The other main problem with wood-fuel is its energy density (energy per unit volume), and this is a particularly relevant issue with transport fuels. Once wood is reasonably dry, it then contains much ’empty space’; much like a dry sponge that’s full of air. Compared to super-dense fossil-fuels, wood-fuel just takes up far too much room.

A simple way to make wood into a much improved fuel.
(Or, how to make ‘high-octane’ wood fuel…)

Both the inherent negative aspects of wood fuel can be simultaneously solved by boiling dry wood in vegetable oil. This process first drives off any last remnants of contained water and then saturates the pores of the wood with oil, preventing re-absorption. This is perhaps the simplest way to give a zero moisture content wood-fuel with a now much improved energy density, yet is still a fully CO₂-neutral renewable fuel. The veg oil uptake will depend on the density of the wood. Test samples that we’ve made from willow (a low density/high porosity wood) give an oil to wood ratio of 50:50 (by weight). Interestingly, a willow/veg oil sample sinks in Diesel, which shows it has a higher density than petroleum.

The calorific value of wood can also be improved by a process called ‘torrefaction’ in which wood is heat-treated in order to break some of its tougher molecular bonds. This ‘baked’ wood process was originally developed for making improved gunpowder, and torrefied wood (also known as ‘brown charcoal’) has approx 16% higher energy/kg than fully carbonized black charcoal. Boiling wood in veg oil to above 200°C is another method of torrefaction and thus gives a third benefit in improving the overall calorific value and energy density of wood.

We estimate that this ‘triple improved’ high energy density veg oil/wood composite fuel will thus give an equivalent heat output per kg to that of liquid petroleum, and we intend to trial this fuel in our new steam engine design.


Some people consider that it has been the historical use of wood-fuel that has caused much of the worlds deforestation, but we believe this is a false theory as there is little evidence to back it up (although there have been some isolated examples where this has certainly been the case). Others argue that agricultural practice is the main cause of deforestation*, but this could be more a symptom than an actual cause. About half of the worlds forests have so far been lost, a factor that contributes to accelerated climate change and most of this has occurred within the last 250 years with a sharp increase around 1850.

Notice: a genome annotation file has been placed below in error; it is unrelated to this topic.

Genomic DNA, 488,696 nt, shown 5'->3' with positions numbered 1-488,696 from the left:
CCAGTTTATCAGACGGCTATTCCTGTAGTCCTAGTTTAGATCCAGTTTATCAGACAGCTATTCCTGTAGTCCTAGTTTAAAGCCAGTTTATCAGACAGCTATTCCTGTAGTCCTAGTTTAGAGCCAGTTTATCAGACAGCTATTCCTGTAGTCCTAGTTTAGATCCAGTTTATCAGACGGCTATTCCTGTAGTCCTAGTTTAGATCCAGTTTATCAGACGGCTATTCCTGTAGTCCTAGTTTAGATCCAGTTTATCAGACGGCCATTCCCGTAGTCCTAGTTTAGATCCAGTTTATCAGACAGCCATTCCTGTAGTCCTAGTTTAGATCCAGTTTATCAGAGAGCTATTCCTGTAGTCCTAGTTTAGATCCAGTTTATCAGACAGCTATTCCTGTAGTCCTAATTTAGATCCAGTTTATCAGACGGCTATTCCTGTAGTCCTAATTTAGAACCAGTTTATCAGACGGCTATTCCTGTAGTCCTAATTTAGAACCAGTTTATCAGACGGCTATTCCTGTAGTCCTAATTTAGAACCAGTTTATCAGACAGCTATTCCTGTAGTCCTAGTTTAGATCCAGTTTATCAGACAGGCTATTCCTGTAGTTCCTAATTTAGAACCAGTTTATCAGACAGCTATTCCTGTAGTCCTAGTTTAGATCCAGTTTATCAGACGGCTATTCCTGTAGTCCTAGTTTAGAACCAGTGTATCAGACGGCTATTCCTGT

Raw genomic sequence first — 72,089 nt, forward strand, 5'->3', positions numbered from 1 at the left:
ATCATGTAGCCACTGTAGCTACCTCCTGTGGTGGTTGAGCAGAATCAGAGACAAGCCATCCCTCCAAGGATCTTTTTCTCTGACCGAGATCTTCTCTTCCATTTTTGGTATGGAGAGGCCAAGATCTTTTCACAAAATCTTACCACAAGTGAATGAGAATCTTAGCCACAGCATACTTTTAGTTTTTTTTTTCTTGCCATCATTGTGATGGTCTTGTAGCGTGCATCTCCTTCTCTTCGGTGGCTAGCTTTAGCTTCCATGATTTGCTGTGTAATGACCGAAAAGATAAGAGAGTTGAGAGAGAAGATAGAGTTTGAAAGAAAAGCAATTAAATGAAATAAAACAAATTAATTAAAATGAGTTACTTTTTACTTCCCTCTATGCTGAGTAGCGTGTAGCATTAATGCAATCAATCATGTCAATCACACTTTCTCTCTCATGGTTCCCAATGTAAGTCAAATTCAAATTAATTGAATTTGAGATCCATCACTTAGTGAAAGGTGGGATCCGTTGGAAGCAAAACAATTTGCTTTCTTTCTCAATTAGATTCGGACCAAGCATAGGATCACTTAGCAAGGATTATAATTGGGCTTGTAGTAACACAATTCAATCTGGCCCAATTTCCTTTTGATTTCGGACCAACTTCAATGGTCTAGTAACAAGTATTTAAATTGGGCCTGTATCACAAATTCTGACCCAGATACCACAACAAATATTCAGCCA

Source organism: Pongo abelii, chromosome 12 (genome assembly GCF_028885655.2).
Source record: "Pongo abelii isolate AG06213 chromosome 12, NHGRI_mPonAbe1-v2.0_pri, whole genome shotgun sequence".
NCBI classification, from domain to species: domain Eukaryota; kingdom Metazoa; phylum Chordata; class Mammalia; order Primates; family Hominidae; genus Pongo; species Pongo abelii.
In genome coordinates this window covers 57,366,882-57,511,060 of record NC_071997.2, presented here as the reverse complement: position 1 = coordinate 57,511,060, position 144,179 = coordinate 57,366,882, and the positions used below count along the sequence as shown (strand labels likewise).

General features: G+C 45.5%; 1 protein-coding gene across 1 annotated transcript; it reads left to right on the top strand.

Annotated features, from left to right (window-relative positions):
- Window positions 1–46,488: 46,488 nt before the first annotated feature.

Clearly this time period  coincides with the arrival of coal fueled engines, followed by humans shifting general energy dependence from wood to fossil-fuels. Wood now represents just 14% of human energy use, and we think that this is the obscure but actual ‘root cause’ of deforestation. Where wood is no longer valued as a fuel, it is not grown and the land becomes dominated by more commercially rewarding uses such as agriculture, whether actually needed or not. We now have considerable over-production of food in many parts of the world suggesting an imbalance of land usage, and this is probably not helping with the additional problem of human over-population (this again may be a dangerous form of feedback loop). Consequently we believe that a resurgence of interest and use of wood-fuel, be it for heating or as engine fuel, will ultimately lead to a degree of much needed reforestation, helping to balance out many of our ecological, social and political problems, create rural employment, increase wildlife habitat and give us fuel security for our future.

One final point is that although we intend to trial our wood/veg oil fuel, our experimental trike engine will still be compatible with ordinary wood chips. This means that if we accidentally run out of fuel somewhere and we happen to be carrying the emergency secateurs, we can always find a few dead sticks in the hedgerow to get home with…

[* Whilst we maintain that it is not necessarily agricultural practice that has been responsible for deforestation, the combined practice of tree coppicing and keeping grazing livestock on the same land almost certainly is. Grazing animals are partial to the new shoots of coppiced trees and thus prevent the natural regeneration of woodlands].